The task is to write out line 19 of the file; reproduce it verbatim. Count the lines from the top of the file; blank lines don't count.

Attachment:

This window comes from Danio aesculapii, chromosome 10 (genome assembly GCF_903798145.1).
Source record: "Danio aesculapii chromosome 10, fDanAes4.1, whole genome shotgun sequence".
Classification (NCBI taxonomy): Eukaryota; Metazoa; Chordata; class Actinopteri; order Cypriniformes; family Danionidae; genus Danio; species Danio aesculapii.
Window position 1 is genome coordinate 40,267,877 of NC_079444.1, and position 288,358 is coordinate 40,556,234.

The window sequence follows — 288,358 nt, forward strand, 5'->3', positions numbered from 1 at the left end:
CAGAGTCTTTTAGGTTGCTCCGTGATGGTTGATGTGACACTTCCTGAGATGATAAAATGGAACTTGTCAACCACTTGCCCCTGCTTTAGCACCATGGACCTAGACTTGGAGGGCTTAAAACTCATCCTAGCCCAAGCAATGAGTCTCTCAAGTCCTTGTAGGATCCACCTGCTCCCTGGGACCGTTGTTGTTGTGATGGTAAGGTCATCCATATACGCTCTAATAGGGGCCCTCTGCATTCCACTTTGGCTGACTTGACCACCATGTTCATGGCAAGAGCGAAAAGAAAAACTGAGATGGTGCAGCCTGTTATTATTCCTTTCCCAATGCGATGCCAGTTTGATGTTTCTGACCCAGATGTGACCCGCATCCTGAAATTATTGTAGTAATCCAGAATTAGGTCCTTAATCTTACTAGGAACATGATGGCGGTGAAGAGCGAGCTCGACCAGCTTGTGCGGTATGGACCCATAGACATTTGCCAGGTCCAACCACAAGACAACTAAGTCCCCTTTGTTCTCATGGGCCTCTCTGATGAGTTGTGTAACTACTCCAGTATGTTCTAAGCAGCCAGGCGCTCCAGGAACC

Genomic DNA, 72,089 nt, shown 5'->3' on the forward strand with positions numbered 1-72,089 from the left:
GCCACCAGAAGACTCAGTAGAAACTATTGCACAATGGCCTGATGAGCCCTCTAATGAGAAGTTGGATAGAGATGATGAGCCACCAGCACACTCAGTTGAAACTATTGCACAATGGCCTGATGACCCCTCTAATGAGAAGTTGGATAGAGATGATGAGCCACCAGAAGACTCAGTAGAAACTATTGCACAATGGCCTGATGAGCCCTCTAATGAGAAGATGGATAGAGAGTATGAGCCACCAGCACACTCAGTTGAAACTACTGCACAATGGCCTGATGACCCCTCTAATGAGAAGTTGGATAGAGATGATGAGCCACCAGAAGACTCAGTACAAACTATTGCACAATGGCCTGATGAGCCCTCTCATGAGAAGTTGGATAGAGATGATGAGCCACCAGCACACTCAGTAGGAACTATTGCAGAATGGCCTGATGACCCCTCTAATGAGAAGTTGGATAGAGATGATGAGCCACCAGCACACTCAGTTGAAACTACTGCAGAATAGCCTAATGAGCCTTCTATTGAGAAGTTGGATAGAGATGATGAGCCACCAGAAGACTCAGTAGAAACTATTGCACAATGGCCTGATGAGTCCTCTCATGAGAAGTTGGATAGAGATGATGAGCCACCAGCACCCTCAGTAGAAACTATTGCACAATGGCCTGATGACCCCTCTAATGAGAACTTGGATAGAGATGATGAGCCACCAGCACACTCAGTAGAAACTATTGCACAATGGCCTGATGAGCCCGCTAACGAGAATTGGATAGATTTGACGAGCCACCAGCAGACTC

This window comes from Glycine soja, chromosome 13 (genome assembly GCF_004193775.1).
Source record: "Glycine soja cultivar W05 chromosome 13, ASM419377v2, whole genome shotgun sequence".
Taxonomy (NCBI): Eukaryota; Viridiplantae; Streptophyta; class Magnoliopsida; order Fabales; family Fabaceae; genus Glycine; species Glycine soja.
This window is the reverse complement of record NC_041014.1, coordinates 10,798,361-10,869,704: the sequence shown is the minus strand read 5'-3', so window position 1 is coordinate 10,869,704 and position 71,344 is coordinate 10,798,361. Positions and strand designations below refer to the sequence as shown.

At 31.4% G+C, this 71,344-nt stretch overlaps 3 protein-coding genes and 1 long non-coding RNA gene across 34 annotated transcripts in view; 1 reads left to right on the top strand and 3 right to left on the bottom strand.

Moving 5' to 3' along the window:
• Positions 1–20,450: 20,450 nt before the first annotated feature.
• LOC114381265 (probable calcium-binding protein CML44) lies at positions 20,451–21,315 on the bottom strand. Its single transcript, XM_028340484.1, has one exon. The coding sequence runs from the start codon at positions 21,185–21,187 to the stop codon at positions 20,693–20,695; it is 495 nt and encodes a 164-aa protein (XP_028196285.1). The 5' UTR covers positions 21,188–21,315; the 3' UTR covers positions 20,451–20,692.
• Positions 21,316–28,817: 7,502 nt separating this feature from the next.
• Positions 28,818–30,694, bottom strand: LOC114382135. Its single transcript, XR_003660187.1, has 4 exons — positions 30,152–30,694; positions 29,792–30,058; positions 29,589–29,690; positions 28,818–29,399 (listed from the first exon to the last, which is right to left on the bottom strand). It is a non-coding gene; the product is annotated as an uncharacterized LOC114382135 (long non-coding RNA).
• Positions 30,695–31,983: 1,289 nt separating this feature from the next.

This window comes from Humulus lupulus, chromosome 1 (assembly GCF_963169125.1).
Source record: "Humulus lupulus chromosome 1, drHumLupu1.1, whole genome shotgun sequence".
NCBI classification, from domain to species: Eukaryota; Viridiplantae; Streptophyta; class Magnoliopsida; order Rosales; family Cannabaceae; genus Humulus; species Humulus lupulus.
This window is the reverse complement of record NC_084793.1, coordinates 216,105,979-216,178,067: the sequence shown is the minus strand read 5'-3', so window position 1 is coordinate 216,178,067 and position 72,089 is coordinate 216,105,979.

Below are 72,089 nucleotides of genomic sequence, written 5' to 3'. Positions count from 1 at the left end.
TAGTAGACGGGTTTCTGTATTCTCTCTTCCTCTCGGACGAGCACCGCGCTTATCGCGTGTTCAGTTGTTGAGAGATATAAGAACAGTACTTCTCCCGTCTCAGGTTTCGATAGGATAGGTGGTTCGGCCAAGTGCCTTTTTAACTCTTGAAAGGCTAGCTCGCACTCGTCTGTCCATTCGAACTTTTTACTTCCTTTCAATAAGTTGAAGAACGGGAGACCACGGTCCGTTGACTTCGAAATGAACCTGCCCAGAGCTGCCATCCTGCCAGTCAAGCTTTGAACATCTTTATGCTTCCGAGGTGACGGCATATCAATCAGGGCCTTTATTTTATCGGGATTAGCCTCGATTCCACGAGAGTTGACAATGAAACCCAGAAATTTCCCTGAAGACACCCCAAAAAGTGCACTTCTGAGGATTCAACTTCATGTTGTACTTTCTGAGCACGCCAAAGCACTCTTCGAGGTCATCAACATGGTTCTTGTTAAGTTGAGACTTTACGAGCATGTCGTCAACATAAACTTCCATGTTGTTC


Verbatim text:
• Positions 30,695–31,983: 1,289 nt separating this feature from the next.